Just as the Hilton Garden Inn got final corporate approval with the hopes of a mid-November opening on Fourth and Chestnut streets, another new hotel plan sprouted from the ground a few blocks west at Eighth and Market.
It’s all Bill Weyland’s grand plan to remake downtown Louisville into the center of a commercially viable, inviting and historic place.
Like many overnight sensations, the Holiday Inn idea has been percolating for about 20 years. It has been part of Weyland’s view of the Central Business District not as some monolithic “downtown,” but as a series of districts.
To the west is his Glassworks Building, where his CITY Properties Group is headquartered – and where he developed the Louisville Slugger museum and factory for Hillerich & Bradsby in 1996.
“I see that as our convention and tourism district,” he tells Insider Louisville. “The museums and attractions on West Main, the restaurants, the adjacencies to the courts and government buildings. It needed a hotel.”
As did what he calls the entertainment district, from the Center for the Arts and Yum! Center down through Fourth Street Live and a burgeoning South Fourth Street all the way down to Broadway.
The third district is the medical center to the east, the fourth is all the restaurants and bars east of the Yum!, where Weyland has been developing his residential project, Whiskey Row Lofts. All needed hotels.
“We did a market study in 2010 that said there was a need for approximately 600 more hotel rooms in the center of the city, because of the growth of our convention center and the completion of the Yum! Center,” he said. “Nothing had been built during the 2008-09 recession period.”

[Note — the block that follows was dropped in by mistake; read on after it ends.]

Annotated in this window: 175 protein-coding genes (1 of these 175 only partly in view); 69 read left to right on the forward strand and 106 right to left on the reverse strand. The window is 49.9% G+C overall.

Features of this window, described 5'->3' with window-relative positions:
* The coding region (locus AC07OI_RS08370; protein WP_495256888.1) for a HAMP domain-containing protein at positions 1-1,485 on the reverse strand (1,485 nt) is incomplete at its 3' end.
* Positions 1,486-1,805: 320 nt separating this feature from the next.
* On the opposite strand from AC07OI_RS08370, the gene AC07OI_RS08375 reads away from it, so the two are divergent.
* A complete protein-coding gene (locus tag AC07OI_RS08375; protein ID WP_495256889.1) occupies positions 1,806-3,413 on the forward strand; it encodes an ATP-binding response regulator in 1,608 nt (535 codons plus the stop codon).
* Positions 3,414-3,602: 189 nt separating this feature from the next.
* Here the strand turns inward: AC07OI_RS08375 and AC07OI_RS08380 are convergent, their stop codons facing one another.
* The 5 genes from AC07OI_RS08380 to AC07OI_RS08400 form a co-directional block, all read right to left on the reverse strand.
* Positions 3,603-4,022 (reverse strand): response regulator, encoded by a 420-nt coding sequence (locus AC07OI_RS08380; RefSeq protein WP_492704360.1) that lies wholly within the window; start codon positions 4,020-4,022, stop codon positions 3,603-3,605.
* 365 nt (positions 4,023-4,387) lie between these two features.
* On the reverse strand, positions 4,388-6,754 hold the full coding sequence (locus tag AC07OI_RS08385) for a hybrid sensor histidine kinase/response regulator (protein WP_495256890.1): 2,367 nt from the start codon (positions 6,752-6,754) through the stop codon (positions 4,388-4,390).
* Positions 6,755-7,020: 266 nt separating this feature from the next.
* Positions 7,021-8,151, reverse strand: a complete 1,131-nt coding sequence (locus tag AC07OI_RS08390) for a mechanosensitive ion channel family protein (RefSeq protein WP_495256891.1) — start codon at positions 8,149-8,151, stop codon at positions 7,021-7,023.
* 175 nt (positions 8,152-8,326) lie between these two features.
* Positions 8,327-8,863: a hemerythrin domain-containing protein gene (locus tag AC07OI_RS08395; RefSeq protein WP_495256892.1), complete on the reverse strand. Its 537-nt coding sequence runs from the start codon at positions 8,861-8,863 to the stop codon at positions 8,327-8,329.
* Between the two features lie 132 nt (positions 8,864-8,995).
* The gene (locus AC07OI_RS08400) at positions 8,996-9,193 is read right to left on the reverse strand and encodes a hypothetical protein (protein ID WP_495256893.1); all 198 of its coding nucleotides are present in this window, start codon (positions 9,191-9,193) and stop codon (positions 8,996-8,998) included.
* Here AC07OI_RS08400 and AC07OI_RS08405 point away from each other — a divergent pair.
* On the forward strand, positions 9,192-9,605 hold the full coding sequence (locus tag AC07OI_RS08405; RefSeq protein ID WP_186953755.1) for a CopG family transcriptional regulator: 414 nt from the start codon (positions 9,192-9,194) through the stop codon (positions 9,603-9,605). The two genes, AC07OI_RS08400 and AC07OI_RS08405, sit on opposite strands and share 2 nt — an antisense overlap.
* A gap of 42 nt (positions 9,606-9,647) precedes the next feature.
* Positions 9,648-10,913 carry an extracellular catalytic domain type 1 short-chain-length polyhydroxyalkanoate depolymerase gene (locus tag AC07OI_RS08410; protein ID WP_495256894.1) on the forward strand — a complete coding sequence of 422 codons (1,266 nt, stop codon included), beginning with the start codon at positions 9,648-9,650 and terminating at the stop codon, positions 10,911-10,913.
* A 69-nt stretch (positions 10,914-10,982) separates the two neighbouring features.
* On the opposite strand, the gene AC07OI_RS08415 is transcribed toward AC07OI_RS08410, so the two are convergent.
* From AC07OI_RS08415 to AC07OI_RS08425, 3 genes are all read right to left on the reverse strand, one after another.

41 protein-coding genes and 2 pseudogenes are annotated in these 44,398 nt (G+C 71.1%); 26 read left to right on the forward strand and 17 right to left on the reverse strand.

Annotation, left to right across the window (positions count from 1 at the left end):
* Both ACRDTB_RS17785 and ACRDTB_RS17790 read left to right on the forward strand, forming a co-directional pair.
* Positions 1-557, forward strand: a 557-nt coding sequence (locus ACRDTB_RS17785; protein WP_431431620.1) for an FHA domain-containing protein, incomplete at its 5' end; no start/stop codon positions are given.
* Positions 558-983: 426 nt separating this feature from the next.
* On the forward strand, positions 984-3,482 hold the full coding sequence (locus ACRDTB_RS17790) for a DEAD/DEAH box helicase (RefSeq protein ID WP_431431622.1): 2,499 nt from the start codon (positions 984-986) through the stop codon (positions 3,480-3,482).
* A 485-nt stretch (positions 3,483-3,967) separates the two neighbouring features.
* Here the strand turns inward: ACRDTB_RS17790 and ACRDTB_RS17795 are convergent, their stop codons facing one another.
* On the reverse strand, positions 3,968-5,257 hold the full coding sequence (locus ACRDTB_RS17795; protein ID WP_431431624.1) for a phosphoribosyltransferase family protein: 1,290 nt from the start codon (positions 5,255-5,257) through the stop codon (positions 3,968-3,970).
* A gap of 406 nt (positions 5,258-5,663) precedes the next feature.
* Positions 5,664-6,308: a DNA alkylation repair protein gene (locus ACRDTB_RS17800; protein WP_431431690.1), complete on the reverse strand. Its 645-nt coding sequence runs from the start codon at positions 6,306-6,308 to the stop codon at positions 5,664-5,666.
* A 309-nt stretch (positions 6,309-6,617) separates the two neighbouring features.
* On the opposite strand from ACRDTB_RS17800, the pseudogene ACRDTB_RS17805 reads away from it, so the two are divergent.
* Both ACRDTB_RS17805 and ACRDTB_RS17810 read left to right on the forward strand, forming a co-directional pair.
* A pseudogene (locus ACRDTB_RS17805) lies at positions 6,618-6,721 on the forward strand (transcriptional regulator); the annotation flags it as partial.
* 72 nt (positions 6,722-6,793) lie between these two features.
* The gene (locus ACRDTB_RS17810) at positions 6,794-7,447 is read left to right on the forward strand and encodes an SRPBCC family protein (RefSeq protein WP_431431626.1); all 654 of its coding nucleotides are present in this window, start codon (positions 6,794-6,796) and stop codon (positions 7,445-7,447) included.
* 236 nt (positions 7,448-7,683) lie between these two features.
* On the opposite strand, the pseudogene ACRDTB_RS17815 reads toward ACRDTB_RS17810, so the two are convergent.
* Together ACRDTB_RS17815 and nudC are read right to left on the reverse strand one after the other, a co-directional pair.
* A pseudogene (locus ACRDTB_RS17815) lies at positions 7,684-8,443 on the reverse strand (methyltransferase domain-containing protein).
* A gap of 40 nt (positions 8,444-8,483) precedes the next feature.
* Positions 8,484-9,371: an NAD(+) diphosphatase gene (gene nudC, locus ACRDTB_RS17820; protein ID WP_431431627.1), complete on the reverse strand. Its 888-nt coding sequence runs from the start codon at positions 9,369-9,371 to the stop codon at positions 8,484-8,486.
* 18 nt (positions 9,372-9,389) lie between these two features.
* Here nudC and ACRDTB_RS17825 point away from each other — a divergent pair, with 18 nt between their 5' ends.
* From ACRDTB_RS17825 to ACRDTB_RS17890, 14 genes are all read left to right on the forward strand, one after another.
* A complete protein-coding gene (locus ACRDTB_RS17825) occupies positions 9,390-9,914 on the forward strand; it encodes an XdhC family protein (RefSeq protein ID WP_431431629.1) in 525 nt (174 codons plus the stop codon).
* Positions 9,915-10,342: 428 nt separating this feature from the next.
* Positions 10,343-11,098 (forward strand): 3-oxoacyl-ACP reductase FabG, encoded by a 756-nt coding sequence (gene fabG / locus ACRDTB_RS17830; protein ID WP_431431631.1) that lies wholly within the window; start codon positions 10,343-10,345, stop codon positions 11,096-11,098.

West of Fifth, he said, we had only one hotel, the boutique, 90-room 21c Museum Hotel, “and that’s a special kind of facility,” not built to handle huge tourism business.
So he began, in the late 1990s, thinking about a concept based on creating outstanding tourism business on West Main. “I felt there was a need for a business hotel on weekdays, tourism on weekends,” he said. “And if that need wasn’t there then, it would be soon.”
And that, he says, was even before the whole bourbon experience explosion, which is yet to become even bigger with the Michter’s Experience going into the old Fort Nelson Building on Main and Eighth streets, a block from this new hotel. And following that will be the new Sons of the American Revolution Museum going into its new headquarters building on that same block on Main.
“Holiday Inn was on my radar at the time and I contacted them, but we couldn’t work the numbers,” he said.
Some 15 years later, the numbers have apparently been worked out. The new hotel will replace the one-story building that was the first Goodwill store in Louisville in the 1960s. It will be an eight-story, 140-room Holiday Express, and Weyland expects it to be completed by the end of 2015.
As with the Hilton Hotels & Resorts, Holiday Inn Hotels (and its parent corporation, InterContinental Hotels Group), is particular about how its brand is represented around the world. So Weyland is currently going through a design review process that he hopes to complete in early November, with ground to be broken before the end of the year.
We know Bill Weyland is an entrepreneur. But if you know that he studied architecture at Notre Dame University, and spent a year studying abroad in Rome, you begin to get a sense of his longer vision.
“In Rome, I fell in love with the older historic buildings, 500-600-700 years old, some more than 1,000 years old, but still beautiful and still viable,” he says. “In Louisville, we have our own old and historic architecture. Why couldn’t we lovingly preserve it, make it not only functional but also part of the character of our city?”
Along with that, he’d like to recreate the Roman concept of interesting streets and central gathering places, along with all the little spots to eat wonderful food and drink wonderful wine, that make Rome bustle on weekend afternoons and into the night.
It’s a romantic dream, but as was reported back in June, Weyland has been the catalyst for more than 1,400 new hotel rooms in the next two years. And that report is five months old.
Much changes quickly in Weyland World. Even if it takes 20 years.